Two articles in the January Health Affairs offer advice to federal regulators and others who will provide oversight to ACOs, and propose new modes of contracting as well as regulation:  

  • Accountable care organizations, as currently envisioned, may not succeed at their twin goals of lowering costs and improving quality for a population of patients, writes Jeff Goldsmith, president of Health Futures Inc. He contends that the model, if still based on fee-for-service payment, may still reward providers for increasing the volume of services. What's more, if ACOs result in hospital consolidation, more hospital ownership of physician practices and more concentrated provider markets overall, they have the potential to shift costs onto private insurers. Goldsmith thus proposes more flexible arrangements, under which payers and providers could sign contracts covering specific types of services, such as long-term, low-intensity primary care and unscheduled emergency services. That way, providers would take on more manageable areas of cost and levels of risk, rather than being held accountable "for the health costs of an entire population of patients for a year at a time."  
  • Steven Lieberman, of Lieberman Consulting Inc., and John M. Bertko, of the LMI Center for Health Reform, argue that regulators should permit a large degree of operational flexibility for accountable care organizations and the shared savings program, and should allow ACOs to make changes based on lessons learned. They recommend giving Centers for Medicare and Medicaid Services (CMS) the ability initially to limit the number-but not the types-of ACOs. They also propose that CMS create a general regulatory framework for ACOs, while also relying on notices and other guidance below the regulatory level to spell out specific requirements. 

One article demonstrates how hospitals can take new approaches to increase efficiency in the aftermath of health reform: 

  • With an estimated 32 million Americans gaining health insurance coverage under the Affordable Care Act by 2019, Eugene Litvak president and CEO of the Institute for Healthcare Optimization and Maureen Bisognano, president and CEO of the Institute for Healthcare Improvement, explore how hospitals can meet increased demand without adding expensive staff and beds, the traditional hospital response to increase in patient demand. Currently, they note, average hospital bed occupancy is about 65-67 percent, the lowest among all industrialized nations, yet U.S. hospitals are frequently overcrowded, their staff is overloaded and stressed resulting in an increase in medical errors. Surprisingly, the major causes of these periodic and unmanaged swings in hospital bed occupancy are unnecessary peaks and valleys in scheduled admissions rather than unexpected patient arrivals to emergency rooms. The solution, they say, is to revise admission schedules to reduce overcrowding and stress on personnel, thereby significantly decreasing emergency room delays, staff overloading and cost of care while improving its quality.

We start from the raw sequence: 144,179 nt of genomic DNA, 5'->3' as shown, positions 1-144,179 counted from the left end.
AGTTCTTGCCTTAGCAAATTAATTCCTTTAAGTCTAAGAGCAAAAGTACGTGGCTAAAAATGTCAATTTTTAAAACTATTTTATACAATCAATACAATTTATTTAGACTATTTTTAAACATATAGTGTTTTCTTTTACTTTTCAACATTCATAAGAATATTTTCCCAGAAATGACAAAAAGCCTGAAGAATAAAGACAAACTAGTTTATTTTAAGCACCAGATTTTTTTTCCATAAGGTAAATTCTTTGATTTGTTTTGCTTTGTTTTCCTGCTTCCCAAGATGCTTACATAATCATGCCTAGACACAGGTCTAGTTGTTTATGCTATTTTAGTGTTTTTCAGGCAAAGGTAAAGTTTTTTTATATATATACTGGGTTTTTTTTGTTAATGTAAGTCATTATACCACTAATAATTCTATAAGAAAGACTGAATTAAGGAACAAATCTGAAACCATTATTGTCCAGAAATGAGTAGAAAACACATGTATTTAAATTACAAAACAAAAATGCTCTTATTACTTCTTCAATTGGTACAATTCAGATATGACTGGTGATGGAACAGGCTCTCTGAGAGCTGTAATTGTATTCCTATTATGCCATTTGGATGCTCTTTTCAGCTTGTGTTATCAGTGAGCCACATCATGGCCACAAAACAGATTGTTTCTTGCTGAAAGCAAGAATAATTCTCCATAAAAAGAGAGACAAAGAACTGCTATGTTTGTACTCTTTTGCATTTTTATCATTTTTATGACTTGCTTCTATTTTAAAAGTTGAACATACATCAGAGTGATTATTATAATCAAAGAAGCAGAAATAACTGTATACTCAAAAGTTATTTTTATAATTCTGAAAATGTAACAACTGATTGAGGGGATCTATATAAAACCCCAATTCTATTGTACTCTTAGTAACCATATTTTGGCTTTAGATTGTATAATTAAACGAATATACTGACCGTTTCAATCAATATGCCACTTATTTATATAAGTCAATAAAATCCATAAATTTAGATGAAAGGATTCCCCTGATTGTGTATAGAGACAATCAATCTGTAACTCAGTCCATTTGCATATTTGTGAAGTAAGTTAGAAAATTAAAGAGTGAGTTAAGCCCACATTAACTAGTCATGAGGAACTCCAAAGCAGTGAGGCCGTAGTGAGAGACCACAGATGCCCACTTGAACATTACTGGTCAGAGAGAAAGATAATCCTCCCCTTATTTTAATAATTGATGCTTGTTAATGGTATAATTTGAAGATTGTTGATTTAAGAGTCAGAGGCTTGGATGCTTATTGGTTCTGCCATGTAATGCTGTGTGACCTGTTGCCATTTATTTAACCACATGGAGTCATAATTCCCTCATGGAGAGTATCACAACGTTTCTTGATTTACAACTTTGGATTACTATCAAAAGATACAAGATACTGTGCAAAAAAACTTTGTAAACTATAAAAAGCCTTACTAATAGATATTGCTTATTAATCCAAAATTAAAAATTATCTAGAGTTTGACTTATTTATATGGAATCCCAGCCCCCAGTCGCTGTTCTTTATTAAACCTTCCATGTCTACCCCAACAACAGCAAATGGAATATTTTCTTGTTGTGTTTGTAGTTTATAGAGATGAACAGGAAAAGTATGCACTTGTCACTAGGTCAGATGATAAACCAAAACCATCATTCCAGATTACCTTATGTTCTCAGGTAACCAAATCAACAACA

Cincinnati Children's Hospital Medical Center, Palmetto Richland Hospital in South Carolina and Boston Medical Center are just a few examples of hospitals that by addressing the variability of patient admissions have significantly improved quality of care, efficiency and productivity.  Litvak and Bisognano claim that if U.S. hospitals achieved only 10 percent of the financial improvement of Cincinnati Children's Hospital Medical Center, there would be 57 billion dollars in avoided capital costs alone and note that federal incentives could spur hospitals to move in this direction. 

Abstracts for all studies in the October issue of Health Affairs can be accessed from January 6, 2011, at